US 1760727 A
Abstract available in
Claims available in
Description (OCR text may contain errors)
Mziy 27, 1930. c. VON HOFE FOCUS WATER LEVEL Filed April 5. 1929 ATTY S,
Patented May 27, 1930 UNITED STATES PATENT; OFFICE.
CHRISTIAN VON HOFE, OF VIENNA AUSTRIA, ASSIGNOR TO THE CZECHOSLOVAK COM- PANY: C. P. GOERZ, OPTISCHE ANSTALT AKTIENGESELLSCHAFT, AKCIOVA SPOLEC- NOST K. P. GOERZ, OPTIGKY USTAV, OF BRATISLAVA, CZECHOSLOVAKIA FOCUS WATER LEVEL Application filed April 5, 1929, Serial No.
In aiming devices serving for determining the vertical direction by producing an optical image of an object situated in this direction from an oscillating observing station, for instance from an aircraft, advantageously transparent water levels in the form of a box are used which consist of two glass lenses between which a ring is interposed keeping the lenses at a distance from each other, the space between the two glass lenses being filled with the liquid of the water level so far that there remains only a small air bubble. As is well known such a water level gives, if its plane is in the focal plane of the objective of a sighting telescope and if the radius of the curva ture of the water level is equal to the focal distance of the objective, the vertical direction as the direction in which is situated the point covered by the water level bubble of which a sharp image is produced in the field of vision. Heretofore these focus water levels could be used only at day time since the outline of the air bubble of the water level disappeared on the dark back ground of the field of vision.
Now in order to enable such aiming devices provided with focus water levels to be used also at night time, the air bubble of the water level is illuminated according to the present invention by a source of light arranged laterally for which purpose the casing of the water level is so constructed that the source of light may be readily located and exchanged, and the rays of light issuing from such source vof light are penetrating through the transparent cylindrical parts of the water level into the same. In order to avoid losses in light as far as possible, it is not only advantageous to polish the transparent side faces of the two glass lenses, but also to make of glass the ring required for keeping the lenses at a distance from each other and for forming the liquid chamber and made heretofore always of metal, such ring being advantageously out from a glass tube. For securing a tight joint for the water level liquid the two end faces of this glass ring have to be ground spherically to correspond to the curvatures o the surfaces of the lenses contacting therewith and have to be cemented to the lenses, or if these.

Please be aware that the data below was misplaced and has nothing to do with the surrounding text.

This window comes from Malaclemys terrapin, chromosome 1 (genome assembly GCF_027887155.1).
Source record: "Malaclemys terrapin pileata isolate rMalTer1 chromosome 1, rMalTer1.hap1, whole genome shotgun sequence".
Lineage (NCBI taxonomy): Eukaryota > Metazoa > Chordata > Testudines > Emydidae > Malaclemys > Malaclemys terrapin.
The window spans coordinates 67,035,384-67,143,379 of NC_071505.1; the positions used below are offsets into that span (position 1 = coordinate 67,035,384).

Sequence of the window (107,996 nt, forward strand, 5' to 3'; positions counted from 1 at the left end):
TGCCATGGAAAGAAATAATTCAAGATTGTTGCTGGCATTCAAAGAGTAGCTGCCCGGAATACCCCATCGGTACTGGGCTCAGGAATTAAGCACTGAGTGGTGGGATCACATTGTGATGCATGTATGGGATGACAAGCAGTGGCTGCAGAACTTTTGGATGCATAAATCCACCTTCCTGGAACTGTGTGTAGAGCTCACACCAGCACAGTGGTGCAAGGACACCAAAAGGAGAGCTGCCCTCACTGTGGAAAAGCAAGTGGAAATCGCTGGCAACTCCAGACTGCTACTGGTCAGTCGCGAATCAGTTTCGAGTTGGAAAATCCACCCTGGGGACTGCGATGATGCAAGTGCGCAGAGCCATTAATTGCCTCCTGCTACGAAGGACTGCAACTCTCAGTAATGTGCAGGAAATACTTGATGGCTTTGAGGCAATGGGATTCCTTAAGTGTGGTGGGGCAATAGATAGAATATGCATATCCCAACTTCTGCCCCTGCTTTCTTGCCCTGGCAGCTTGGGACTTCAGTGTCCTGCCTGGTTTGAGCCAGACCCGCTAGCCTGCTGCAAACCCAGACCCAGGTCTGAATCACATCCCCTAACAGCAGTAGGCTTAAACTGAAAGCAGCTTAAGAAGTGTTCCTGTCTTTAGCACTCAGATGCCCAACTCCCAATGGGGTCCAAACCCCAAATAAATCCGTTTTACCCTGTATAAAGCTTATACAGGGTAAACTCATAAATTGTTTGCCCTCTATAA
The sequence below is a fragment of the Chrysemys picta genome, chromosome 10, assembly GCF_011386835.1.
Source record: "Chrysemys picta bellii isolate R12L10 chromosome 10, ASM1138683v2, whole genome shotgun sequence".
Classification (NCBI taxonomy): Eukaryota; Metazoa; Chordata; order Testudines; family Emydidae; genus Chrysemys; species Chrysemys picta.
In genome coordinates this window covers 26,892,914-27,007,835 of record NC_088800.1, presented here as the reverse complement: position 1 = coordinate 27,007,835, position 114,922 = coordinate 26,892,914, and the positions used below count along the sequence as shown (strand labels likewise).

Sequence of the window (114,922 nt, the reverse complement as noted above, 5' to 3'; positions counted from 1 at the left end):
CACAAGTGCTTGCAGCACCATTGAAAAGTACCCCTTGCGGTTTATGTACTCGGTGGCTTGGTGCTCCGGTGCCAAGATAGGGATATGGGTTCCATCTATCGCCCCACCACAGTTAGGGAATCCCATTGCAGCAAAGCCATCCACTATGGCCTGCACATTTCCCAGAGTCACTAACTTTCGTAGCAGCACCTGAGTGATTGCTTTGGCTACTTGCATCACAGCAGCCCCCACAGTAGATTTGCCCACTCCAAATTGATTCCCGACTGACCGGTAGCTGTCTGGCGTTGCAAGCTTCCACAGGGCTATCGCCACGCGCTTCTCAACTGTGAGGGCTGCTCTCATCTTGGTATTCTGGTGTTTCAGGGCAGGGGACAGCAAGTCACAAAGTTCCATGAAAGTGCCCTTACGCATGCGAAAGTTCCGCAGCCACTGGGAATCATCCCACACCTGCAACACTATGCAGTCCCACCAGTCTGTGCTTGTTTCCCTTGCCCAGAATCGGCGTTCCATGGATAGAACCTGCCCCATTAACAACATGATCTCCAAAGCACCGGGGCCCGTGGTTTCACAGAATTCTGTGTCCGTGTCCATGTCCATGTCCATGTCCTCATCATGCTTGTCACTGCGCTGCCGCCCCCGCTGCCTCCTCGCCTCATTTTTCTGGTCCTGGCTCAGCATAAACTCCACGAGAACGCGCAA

352,816, and in. Germany April 14, 1928.
ground glass ring faces are well polished the tight joint may be obtained by rubbing under moderate pressure the lenses of the ring after having been brought under the level of the water level liquid in a receptacle.
An embodiment of. the invention is illustrated in the annexed drawing by Way of example in-axial section.
The bottom lens 1 is separated from the covering lens 2 by aniinterposed ring 8 keeping the two lenses at a distance from each other the top face of this ring, being ground and polished, to the radius of the concave bottom face of the covering lens and its bottom face to the radius of the convex top face of the bottom lens. The liquid contained in the space by these three parts contains a small air bubble 4. The transparent water level in the shape of a box thus constructed in a sleeve 5 provided with a female screw thread, has a lateral radial bore 6 enclosing a small electric incandescent lamp 7. Thls incandescent' dium composition might constitute the source of light such paper ring being interposed between the glass ring 3 and the casing 5 for which purpose a flat groove 7' (indicated in dotted lines) may be provided in the water level casing -5.
What I claim is:
1. A focus water level comprising a bottom lens, a top lens concave at its bottom side, a transparent ring interposed between the peripheries of the said two lenses, whereby the two lenses are held at a distance from each other and a space is formed between them and the transparent ring, a transparent liquid and I,
an air bubble contained in such space an means for illuminating the said space ,frorfi the periphery of the said transparent interposed ring.
2. A focus Water level comprising a bottom lens, a toplens concave at its bottom side, a 5 transparent ring interposed between the pe-- ripheries of the said two lenses, whereby the two lenses are held at a distance from each other and a space is formed between them and the transparent ring, a transparent liquid and an air bubble contained in such space and means for illuminatingthe said space from the periphery of the said transparent, interposed ring, the end faces of the said ring being ground spherically to the curvature of the lens surfaces with which such end faces are contacting.
3. A focus water level comprising a bottom lens, a top lens concave at its bottom side, a transparent ring interposed between the peripheries of the said two lenses, whereby the two lenses are held at a distance from each other and a space is formed between them and the transparent ring, a transparent liquid and an air bubble contained in such space means for illuminating the said space from the periphery of the said transparent interposed ring, the end faces of the said ring being ground and polished spherically to the curvature of the lens surfaceswith which such end faces are contacting whereby tight joints are secured between the end faces of the said ring andthe lenses without the use of cement.
In testimony whereof I have atfixed my signature. CHRISTIAN -v. HOFE.